Use of BIOS calls in modern code (Was: Re: [OpenBIOS] Why protected mode?)
Timothy J. Massey
tmassey at iname.com
Fri Jul 16 11:59:57 CEST 1999
On Fri, 16 Jul 1999 14:54:01 +0200 (CEST), Matthias Wchter wrote:
>Currently we have the same BIOS interface as the 8086 (except
>for the INT16 Bios extensions which are not used by some OSes, sadly,
>Linux too in opposition to NT and Win98).
Linux can't really take advantage of *any* BIOS routines (OK, outside of the
loader and such), even when Win98 can. The reason is simple: Linux is
cross-platform. Alphas don't have the same BIOS as PC's, which don't have
the same BIOS as Macs which don't have the same BIOS as a Sun. So how could
Linux use a BIOS routine that isn't commonly available.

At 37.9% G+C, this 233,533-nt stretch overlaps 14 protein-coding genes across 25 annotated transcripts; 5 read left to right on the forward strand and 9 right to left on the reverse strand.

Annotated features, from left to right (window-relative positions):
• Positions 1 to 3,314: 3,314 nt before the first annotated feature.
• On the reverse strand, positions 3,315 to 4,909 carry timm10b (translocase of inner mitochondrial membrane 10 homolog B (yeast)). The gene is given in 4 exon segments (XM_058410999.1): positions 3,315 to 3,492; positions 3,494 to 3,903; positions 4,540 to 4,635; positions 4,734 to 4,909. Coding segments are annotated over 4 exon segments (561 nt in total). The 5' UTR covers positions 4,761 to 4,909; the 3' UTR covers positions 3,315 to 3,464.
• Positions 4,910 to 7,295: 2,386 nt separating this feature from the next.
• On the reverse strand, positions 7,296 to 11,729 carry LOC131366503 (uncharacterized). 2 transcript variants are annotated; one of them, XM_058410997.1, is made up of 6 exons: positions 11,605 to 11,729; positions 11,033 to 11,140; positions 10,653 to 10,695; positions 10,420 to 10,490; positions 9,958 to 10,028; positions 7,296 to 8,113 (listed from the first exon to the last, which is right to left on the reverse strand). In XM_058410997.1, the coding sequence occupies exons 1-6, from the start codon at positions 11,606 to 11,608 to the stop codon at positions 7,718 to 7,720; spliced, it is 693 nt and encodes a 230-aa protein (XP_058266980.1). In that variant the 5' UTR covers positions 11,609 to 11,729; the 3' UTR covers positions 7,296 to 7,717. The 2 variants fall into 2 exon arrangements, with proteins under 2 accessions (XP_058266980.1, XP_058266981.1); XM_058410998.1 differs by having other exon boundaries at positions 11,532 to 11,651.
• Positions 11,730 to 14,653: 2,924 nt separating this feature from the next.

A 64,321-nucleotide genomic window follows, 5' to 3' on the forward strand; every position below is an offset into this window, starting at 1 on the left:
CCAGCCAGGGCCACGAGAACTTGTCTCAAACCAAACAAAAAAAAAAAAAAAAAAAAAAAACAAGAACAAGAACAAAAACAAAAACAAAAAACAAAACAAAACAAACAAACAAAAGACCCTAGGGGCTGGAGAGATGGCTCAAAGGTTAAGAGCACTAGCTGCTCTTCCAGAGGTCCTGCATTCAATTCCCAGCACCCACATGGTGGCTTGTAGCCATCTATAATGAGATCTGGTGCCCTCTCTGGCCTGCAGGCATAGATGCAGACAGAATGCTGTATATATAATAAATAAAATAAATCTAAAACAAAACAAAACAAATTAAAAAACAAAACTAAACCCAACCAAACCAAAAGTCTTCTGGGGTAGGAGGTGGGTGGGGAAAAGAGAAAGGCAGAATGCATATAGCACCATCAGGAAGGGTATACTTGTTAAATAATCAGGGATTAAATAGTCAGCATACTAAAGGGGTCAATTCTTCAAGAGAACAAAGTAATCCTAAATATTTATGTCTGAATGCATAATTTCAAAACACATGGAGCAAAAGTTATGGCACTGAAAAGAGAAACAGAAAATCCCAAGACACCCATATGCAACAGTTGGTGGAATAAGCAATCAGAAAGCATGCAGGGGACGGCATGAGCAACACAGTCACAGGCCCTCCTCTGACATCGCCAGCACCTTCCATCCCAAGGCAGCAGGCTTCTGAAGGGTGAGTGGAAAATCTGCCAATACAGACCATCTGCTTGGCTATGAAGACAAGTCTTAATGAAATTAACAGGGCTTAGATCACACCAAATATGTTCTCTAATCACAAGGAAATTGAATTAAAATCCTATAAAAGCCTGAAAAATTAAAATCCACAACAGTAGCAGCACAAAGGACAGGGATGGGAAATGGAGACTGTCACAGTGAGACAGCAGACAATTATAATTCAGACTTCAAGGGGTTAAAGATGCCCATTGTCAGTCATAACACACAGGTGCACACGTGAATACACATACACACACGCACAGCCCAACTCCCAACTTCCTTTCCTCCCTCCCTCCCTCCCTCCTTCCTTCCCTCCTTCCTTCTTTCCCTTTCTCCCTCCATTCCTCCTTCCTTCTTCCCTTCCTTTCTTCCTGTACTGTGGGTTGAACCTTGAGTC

Now, there is a way that Linux could make use of BIOS calls (if they really
wanted to) without losing cross-platform objectives: let the C compiler
libraries use BIOS calls. But there, you run into the same problem. The C
compiler used for Linux (GCC) is cross-platform, too. So, they don't want
to use the BIOS, either!
In any kind of portable OS, any feature that isn't available on all systems
is a liability. It's something that will either increase the difficulty of
porting the code to a system that doesn't support some feature, or requires
additional effort to add that functionality to a particular port.
Basically, the BIOS in a modern computer is a hardware configurator and boot
loader. Personally, I think that that's fine. I'm not looking for a BIOS
to do anything more.
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